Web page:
Within a few months of our return to Botswana in 1977, it was confirmed that the second-biggest diamond pipe in the world was going to be exploited by a partnership company set up 50-50 by the Botswana Government and De Beers. Botswana had at last struck it lucky in mineral exploitation.
The open-cast diamond mine at Orapa. The mine at Jwaneng is even bigger.
Meanwhile, in predatory mode, Radio Botswana took over first its own transmitters from the local Posts and Telecommunications Department and then the government Department of Information. Doing so revealed some alarming weaknesses and in 1978 a CFTC (Commonwealth Fund for Technical Cooperation) consultant, Christie Lawrence, arrived to report on the structure of the newly enlarged media Department.
Christie - a larger-than-life character in his own right - quickly made us all realise just how Botswana's economic fortunes had improved, now that diamonds were contributing to the country's exports. It became clear that the main constraint on development in the years ahead was going to be not money, but people. Botswana is the size of France, yet it had a population of only about a million. At the time, I had just four staff out of a total of 30 - including me - qualified past Cambridge "O"-level standard. We had already begun to draw up plans for cautious improvements. [Click here for a 1978 press write-up which shows what we were starting from!] Christie freely admitted that he knew little about broadcast engineering - his area was programming - but he suggested that since there was now going to be more money around I should come up with a new dream plan, taking into account the lack of trained manpower at our disposal.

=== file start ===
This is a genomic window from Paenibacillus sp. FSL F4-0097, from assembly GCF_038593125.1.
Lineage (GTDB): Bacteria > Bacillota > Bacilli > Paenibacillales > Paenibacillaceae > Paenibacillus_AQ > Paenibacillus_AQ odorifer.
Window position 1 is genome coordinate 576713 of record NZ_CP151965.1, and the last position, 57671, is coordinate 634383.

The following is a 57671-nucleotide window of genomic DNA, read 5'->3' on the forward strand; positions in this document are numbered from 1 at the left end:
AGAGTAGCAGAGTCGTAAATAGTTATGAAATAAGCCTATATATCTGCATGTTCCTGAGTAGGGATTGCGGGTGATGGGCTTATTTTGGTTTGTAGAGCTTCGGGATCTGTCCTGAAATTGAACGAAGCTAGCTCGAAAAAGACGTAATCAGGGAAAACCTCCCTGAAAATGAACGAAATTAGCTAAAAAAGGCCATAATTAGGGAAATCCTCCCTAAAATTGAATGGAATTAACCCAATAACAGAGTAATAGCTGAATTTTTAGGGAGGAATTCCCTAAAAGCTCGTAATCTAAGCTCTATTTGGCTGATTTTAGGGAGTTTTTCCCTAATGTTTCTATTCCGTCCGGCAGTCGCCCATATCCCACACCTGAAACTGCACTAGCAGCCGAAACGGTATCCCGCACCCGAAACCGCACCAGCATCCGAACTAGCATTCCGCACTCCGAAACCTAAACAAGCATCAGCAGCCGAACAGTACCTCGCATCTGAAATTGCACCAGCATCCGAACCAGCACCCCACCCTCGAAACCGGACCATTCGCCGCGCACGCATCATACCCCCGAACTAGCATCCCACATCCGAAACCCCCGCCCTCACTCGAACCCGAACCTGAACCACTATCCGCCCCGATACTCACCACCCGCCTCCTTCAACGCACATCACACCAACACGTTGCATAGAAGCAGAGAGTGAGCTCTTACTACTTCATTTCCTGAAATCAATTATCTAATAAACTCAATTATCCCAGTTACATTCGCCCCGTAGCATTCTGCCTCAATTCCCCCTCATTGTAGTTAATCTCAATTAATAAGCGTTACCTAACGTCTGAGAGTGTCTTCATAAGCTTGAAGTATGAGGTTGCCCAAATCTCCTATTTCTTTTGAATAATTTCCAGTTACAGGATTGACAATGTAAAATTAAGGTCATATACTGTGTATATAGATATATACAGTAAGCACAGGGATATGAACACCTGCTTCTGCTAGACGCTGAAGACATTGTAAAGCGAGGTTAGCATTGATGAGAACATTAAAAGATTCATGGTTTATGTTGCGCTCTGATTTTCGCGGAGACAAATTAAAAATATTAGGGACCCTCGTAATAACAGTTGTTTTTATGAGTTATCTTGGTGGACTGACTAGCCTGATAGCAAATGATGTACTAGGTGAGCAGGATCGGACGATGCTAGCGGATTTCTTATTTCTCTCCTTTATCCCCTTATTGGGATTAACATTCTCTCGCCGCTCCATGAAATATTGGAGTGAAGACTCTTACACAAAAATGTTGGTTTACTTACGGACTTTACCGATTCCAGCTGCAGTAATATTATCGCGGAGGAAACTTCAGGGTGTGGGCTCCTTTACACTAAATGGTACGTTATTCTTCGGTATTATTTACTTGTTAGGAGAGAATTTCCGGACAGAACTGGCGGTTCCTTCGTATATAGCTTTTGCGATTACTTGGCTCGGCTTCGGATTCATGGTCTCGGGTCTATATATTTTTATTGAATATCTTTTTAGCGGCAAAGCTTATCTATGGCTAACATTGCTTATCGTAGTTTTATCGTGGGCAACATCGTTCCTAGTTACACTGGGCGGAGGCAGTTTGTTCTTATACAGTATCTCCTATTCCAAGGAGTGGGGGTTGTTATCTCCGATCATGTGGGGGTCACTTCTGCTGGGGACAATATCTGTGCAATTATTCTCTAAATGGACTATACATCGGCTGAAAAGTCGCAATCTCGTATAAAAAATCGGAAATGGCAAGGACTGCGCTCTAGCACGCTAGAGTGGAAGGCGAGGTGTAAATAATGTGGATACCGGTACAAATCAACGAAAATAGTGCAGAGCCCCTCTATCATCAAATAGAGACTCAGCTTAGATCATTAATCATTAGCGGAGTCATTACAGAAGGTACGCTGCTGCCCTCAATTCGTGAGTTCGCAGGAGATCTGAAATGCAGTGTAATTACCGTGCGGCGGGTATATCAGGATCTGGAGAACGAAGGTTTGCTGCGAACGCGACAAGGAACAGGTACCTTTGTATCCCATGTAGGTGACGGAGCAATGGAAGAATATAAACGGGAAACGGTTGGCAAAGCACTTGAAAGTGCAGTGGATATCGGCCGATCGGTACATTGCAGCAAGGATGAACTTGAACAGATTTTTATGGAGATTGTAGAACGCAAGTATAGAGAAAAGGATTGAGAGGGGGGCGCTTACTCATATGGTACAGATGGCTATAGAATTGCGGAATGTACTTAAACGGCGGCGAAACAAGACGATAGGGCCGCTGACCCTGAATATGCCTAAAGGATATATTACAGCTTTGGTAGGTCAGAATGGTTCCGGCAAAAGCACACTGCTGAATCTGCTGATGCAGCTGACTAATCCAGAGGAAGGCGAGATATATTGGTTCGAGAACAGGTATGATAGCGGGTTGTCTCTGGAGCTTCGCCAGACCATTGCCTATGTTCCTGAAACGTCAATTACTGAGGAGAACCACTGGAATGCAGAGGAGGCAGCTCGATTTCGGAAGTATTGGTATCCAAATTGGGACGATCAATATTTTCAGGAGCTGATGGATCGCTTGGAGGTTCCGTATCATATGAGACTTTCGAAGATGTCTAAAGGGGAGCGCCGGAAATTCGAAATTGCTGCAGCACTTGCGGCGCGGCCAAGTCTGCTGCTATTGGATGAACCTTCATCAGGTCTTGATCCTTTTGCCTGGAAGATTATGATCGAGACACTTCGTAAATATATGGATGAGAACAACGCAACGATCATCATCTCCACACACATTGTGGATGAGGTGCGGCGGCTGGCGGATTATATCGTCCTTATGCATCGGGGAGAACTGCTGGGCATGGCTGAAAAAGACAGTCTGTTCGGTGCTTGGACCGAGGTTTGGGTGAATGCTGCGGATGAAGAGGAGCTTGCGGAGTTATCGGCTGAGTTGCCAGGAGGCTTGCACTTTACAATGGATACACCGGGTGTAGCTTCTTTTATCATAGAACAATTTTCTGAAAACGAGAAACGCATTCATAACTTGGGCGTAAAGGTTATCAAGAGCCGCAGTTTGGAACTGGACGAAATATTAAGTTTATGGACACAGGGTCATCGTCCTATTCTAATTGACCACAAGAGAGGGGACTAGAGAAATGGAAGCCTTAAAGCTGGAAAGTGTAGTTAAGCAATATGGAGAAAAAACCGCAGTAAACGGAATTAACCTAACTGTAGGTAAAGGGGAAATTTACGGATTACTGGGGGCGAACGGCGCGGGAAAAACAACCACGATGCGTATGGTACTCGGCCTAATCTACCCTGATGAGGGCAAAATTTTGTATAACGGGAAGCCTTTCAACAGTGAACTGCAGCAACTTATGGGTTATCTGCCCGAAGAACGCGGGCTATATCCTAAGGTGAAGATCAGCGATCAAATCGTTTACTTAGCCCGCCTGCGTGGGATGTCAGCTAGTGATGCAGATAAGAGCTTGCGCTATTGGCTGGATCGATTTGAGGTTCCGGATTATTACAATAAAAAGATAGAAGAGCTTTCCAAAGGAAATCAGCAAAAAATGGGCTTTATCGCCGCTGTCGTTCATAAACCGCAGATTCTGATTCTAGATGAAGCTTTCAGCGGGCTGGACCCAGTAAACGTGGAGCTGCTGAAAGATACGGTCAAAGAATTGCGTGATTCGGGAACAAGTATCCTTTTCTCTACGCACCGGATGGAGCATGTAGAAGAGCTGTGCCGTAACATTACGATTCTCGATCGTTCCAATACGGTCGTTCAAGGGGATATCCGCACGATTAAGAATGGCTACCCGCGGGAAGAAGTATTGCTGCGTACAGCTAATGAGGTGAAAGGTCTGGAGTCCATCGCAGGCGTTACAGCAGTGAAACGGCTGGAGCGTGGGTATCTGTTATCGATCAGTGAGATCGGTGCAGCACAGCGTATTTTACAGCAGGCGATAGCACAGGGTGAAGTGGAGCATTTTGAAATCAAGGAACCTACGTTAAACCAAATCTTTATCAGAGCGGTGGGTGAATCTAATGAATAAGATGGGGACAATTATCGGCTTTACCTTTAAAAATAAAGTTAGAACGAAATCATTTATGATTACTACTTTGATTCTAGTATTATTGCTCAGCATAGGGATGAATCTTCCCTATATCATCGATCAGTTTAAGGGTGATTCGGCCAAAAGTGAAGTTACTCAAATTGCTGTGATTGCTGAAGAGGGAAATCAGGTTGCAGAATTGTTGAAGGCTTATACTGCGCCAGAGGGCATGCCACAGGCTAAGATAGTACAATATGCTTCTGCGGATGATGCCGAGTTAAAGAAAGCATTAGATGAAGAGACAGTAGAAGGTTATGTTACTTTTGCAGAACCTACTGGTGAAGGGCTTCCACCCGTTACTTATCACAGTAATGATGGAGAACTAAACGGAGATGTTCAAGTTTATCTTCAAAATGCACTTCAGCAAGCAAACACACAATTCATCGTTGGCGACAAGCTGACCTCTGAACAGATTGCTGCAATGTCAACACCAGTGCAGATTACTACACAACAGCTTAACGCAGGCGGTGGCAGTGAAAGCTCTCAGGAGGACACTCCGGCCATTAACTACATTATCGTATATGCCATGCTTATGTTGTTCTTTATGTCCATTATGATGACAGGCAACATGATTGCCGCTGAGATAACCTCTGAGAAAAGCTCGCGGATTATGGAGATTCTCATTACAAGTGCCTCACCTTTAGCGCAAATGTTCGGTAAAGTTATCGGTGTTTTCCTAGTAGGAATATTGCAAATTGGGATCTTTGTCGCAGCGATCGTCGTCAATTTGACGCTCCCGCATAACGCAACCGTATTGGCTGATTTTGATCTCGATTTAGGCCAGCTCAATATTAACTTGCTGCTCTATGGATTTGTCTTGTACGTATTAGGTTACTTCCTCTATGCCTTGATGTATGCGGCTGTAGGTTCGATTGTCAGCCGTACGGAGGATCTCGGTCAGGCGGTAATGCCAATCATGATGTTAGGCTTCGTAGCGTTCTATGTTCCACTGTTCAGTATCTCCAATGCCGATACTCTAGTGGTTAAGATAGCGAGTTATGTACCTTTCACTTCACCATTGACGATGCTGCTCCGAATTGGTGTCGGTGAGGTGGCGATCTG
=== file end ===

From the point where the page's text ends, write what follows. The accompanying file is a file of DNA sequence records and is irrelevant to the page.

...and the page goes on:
With the P&T's broadcast transmitters we'd also acquired their senior engineer Don Bushe, who had managed the facility for years. Actually, Don had officially retired to run, with his wife, a dress shop (Fay's Boutique) in Gaborone's main shopping mall. I don't know how we would have managed if he hadn't agreed to return to work for a little while longer while we found a replacement. Don, Ted and I looked at all the options and decided that, since we had to train everyone anyway, we should avoid the colonial trap of teaching and buying old technology. We had nothing to lose by going for the most modern equipment we could get.
So, six months later, I had visited the BBC to learn more of the theory of short-wave propagation; looked at solar panels to power VHF relay stations; taken a tough decision to continue with - and beef up - our short-wave broadcasting to cover the whole country (not just the very remote areas of the Kalahari) and written a new five-year plan for Christie to put into his report. The details took up 20 pages and included:
Christie's report and our plans were subsequently approved by Parliament. (Click here for a few maps showing the details.) In my previous life with the BBC a project of this magnitude would have had the resources of dozens of people to implement it. There were just three of us. Still, the first of our new sound studios was finished, requiring wiring and commissioning. Time for a few days away...in Mauritius.
Maps and detailed plans . . .